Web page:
So tell me…what are some of the problems you come up against in your craft? Not the I-don’t-have-enough-time ones, but the technical ones. I’d love to hear of others’ struggles.
Lately I’ve got two problemos — the first one is I’m a baby, the second one is I’m not a man.
Let me explain.
Problem #1. I have a psycho in my book. It’s 1895, so that in itself is rough. But what do psychos do back before the turn of the century? Murder, arson, rape. The usual. I want my bad guy to set a livery on fire, killing one (or a number) of horses.
And I can’t do it.
I know it’s all not real, that the horses are nothing more than letters on a computer screen. But horses are important to my hero and no better way than to get his ire on fire than to destroy one or many of his horses. I know how I would feel if I read that. I would hate the bad guy tenfold.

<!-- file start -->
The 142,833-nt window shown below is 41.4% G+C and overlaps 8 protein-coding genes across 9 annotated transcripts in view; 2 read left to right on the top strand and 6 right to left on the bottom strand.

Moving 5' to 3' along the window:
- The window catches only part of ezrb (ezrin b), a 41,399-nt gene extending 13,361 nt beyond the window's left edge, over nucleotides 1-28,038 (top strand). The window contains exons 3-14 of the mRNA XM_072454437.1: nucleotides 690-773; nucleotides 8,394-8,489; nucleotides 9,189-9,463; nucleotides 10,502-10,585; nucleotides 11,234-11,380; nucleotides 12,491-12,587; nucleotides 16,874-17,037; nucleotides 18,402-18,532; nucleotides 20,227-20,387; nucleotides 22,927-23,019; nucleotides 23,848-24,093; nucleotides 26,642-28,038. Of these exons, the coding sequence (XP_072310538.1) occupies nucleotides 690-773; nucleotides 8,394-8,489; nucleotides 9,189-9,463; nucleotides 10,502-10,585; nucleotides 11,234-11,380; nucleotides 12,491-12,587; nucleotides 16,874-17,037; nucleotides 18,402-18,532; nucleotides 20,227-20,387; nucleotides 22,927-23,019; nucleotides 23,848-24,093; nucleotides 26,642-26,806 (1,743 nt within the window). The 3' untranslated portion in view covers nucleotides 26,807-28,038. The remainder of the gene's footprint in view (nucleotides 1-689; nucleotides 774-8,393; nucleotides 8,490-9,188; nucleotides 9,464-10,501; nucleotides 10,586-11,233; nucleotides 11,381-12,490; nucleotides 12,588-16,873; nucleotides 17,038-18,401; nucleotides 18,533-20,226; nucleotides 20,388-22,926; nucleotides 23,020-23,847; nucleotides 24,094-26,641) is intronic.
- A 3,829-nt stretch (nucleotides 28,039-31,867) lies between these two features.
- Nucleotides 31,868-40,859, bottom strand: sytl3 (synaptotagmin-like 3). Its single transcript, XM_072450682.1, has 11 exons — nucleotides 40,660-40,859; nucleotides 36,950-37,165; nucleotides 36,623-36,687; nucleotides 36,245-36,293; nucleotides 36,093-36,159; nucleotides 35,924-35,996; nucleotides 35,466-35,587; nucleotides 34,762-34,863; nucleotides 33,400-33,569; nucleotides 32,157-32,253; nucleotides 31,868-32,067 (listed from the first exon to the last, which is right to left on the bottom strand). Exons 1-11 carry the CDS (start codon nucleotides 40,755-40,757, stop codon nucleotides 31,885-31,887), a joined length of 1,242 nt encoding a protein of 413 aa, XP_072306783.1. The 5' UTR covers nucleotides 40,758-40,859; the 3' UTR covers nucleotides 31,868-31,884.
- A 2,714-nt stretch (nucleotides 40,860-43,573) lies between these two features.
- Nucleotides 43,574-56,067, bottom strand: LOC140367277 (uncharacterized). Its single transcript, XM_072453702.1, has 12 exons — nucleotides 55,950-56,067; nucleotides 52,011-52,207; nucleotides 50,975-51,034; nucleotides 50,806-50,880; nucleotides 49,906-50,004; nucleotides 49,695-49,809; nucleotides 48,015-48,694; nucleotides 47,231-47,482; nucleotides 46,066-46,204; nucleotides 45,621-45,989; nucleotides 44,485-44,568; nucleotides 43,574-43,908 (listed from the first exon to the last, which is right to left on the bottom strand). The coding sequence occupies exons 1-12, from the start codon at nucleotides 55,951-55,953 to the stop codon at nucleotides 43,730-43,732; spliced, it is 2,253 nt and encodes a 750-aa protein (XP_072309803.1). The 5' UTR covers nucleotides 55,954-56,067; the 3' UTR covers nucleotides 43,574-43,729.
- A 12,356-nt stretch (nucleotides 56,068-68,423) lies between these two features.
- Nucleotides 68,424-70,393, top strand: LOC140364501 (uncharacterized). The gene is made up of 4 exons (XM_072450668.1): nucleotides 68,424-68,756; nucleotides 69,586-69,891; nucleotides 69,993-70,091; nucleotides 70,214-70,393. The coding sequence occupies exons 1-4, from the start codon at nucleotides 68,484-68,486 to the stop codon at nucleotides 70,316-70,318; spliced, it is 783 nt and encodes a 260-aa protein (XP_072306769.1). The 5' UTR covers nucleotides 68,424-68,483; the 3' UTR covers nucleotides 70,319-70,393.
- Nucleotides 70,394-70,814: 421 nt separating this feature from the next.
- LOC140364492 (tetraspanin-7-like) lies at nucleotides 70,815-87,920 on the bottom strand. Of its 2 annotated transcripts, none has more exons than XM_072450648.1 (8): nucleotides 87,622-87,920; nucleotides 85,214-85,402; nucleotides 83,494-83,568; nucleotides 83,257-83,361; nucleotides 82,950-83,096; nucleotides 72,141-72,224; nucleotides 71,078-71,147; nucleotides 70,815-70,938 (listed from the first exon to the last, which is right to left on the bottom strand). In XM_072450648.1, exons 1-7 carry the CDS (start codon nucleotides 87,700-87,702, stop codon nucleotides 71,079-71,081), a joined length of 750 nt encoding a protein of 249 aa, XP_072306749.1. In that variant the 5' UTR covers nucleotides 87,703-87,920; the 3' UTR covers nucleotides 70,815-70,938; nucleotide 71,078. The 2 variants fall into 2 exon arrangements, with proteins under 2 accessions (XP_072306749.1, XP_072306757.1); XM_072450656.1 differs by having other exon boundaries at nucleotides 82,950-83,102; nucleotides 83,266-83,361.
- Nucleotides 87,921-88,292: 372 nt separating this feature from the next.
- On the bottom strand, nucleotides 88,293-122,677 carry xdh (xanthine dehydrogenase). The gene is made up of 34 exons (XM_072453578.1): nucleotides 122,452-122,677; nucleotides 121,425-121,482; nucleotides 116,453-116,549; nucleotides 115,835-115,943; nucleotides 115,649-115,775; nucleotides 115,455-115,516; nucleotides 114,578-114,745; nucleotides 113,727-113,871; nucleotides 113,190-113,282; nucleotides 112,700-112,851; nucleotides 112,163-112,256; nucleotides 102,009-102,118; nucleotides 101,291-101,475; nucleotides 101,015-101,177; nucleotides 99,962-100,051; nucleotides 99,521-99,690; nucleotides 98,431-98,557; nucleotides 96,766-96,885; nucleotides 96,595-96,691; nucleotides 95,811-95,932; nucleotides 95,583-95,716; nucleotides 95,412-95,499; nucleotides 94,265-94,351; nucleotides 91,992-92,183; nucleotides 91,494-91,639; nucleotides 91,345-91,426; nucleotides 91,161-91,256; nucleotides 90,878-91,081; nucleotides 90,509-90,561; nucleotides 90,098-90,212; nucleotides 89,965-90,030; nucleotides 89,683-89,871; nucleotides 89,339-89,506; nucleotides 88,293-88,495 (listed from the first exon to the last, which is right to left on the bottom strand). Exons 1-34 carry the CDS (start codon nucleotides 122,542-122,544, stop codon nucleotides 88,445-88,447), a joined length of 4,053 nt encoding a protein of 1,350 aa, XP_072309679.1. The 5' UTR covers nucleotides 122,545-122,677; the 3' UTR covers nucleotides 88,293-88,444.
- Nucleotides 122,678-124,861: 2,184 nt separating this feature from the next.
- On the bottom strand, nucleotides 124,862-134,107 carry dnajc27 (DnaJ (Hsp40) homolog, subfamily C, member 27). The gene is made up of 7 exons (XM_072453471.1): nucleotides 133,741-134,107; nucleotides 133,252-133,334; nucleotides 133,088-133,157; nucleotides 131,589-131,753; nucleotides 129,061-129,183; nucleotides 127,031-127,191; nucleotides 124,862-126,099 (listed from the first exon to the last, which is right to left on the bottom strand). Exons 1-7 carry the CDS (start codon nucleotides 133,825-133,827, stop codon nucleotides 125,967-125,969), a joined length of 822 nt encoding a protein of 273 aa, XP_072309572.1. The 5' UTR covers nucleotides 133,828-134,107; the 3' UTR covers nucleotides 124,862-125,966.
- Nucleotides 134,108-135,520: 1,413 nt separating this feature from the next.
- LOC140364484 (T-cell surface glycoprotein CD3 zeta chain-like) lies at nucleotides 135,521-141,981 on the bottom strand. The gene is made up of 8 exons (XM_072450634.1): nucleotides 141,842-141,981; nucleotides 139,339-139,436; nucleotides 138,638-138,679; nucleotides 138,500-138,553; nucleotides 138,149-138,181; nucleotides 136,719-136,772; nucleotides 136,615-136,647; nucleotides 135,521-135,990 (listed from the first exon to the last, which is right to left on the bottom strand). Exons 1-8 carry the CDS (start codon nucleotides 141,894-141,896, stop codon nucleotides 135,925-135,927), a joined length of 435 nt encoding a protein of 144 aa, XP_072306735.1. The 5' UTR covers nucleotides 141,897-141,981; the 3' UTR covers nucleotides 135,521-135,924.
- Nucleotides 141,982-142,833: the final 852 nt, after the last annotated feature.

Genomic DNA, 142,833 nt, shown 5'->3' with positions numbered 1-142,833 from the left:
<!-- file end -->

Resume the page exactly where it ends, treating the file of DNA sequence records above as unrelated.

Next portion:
But it’s so cruel to the horses.
I’m such a baby.
My second problem is that this third book is really the same story as the second book but told from the man’s point of view. A man of the turn of the century.
I’m an emotional modern woman to begin with. I hated the play “My Fair Lady” because of the awful things Henry Higgins said to Eliza Doolittle. My hero can have a little forward-thinking in him, but he is not a modern man by any means. Every writer wants their lead man to be rugged and bold with that soft center of melted caramel. I too want that, but I just don’t think that’s a real man in 1895. They talk different, they think different, they have different morals and values than today’s men.
So I don’t know how to write him either, without him being me on the page.
I did want this book to be different. To be a challenge. To be more literary than a romantic novel.
Beware of what you ask for.
What are your problems? Have you solved them? Any advice? Need any advice?
All of creativity has to be easier than me murdering an innocent barn of horses by fire….